Matthew J. Franck:
So what is the damage that I think has been done to the arguments for same-sex marriage? Well, one of the endlessly repeated arguments of the advocates for this revolution in the meaning of marriage is that the defenders of the only meaning of marriage ever known in human history (that it unites men and women to form families) are “imposing their religion” on people who disagree with them. This is supposedly un-American, unjust, unconstitutional, unconscionable—un-you-name-it.
Here I will content myself with observing that every one of these wrongheaded criticisms is exactly on point as a criticism of President Obama and all other supporters of same-sex marriage who rely in any way on their faith, as they understand it, to justify their support. If the people of California can be faulted for “imposing their religion” on their fellow citizens by passing Proposition 8, then it is equally true that President Obama is “imposing his religion” on his fellow Americans when he says, as he did last week, that laws preventing same-sex marriage are unjust to gay couples desiring to get married. If he is not imposing his religion on anyone, neither is anyone else.
Except, no. When other people are legally permitted to conduct themselves in their private lives in a way that your personal faith disapproves of, nothing is being imposed upon you. But when everyone, regardless of their personal religion, is legally prohibited from doing something because of the views of a certain faith group, then this is being imposed upon them because of religion.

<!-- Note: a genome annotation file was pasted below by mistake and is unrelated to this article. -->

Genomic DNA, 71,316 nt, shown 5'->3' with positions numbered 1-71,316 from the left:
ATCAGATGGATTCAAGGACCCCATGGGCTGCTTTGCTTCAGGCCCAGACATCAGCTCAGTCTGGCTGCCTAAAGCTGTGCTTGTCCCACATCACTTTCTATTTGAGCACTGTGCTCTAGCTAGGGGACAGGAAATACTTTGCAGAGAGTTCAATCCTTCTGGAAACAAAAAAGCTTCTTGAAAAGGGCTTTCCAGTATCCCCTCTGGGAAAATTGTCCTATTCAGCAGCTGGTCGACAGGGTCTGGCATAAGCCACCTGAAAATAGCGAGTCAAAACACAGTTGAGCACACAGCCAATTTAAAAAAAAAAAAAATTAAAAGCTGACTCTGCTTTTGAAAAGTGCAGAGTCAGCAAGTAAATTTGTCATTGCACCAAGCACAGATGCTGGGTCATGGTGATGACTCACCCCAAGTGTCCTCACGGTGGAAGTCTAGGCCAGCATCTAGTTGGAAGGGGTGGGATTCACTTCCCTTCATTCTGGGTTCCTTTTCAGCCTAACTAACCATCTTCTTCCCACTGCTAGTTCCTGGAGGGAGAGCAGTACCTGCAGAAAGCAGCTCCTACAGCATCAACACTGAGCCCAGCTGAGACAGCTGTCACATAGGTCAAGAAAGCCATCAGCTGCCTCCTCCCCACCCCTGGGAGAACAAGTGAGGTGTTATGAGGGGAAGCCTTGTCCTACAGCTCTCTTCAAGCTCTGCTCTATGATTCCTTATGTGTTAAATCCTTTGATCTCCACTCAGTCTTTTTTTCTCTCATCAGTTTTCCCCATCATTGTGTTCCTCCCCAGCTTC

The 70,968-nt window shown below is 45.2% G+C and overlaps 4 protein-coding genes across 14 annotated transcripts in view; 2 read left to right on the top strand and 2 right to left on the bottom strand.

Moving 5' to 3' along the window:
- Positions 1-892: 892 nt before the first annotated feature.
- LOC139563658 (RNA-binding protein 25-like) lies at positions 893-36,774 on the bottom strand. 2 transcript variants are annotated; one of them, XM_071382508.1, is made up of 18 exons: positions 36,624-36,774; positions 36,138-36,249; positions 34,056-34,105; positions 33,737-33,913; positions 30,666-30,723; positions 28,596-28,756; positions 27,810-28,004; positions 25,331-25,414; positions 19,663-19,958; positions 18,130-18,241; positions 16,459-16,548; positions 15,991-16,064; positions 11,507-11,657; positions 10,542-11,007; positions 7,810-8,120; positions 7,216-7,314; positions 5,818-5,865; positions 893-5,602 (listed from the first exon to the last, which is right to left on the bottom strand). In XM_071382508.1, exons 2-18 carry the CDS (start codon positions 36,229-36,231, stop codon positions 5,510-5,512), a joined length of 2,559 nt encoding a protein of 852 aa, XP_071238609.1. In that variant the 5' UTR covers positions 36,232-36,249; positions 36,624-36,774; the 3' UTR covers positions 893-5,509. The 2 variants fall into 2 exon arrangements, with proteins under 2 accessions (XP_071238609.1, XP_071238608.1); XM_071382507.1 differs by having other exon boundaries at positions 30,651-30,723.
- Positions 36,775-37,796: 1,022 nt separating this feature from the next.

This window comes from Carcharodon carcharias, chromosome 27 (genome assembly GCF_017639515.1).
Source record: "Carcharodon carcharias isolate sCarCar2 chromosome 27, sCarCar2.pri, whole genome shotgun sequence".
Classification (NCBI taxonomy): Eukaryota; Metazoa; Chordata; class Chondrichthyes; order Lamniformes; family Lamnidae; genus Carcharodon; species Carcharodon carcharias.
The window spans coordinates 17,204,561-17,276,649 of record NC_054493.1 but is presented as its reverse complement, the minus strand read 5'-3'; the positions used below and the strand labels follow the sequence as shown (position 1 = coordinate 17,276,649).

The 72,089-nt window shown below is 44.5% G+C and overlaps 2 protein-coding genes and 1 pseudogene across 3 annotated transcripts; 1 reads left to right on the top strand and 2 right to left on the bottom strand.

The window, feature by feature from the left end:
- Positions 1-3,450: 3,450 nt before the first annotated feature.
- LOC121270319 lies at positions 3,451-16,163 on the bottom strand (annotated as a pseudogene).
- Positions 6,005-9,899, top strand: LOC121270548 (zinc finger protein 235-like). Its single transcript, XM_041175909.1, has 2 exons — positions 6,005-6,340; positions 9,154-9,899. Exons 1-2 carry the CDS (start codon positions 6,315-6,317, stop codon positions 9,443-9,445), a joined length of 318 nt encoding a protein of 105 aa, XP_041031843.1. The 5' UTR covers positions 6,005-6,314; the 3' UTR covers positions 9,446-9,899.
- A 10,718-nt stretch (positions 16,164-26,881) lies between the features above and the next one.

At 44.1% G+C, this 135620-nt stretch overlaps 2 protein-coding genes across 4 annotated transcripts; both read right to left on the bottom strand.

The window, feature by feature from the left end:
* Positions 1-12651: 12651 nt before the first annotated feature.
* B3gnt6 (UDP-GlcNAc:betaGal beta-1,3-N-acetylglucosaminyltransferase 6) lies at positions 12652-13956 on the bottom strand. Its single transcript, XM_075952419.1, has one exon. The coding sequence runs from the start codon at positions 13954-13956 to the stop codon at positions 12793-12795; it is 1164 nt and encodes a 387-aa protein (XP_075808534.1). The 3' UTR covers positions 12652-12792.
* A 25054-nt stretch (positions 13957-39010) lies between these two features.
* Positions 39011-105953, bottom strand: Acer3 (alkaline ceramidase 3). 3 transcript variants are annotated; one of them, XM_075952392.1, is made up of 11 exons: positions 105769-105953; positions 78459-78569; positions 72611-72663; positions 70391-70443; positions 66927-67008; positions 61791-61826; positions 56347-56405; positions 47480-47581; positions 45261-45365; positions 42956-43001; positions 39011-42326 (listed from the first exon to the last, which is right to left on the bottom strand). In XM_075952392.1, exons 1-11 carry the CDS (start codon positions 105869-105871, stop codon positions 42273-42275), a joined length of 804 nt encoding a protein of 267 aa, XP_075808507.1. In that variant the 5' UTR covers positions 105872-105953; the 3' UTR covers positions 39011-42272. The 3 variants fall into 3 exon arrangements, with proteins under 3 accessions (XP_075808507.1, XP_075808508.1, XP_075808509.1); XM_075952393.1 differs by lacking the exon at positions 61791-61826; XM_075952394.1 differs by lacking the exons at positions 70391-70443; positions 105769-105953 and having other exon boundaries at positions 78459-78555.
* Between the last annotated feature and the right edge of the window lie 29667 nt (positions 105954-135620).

If everyone is legally allowed to consume pork products, this imposes nothing upon anyone, even if some people hold religious views which forbid this. But if no one is legally allowed to eat pork because some religious groups disapprove of it, then this religious view is being imposed upon everyone. Also the use of alcohol, the keeping of dogs as pets or service animals, the equality of women in marriage, and so on.
The absence of a particular limitation on everyone’s liberties does not (inherently) constitute a limitation on the liberties of a group of people who wish to impose the aforementioned limitation on the entire population. Their freedom already does not extend far enough to infringe on everyone else’s freedom.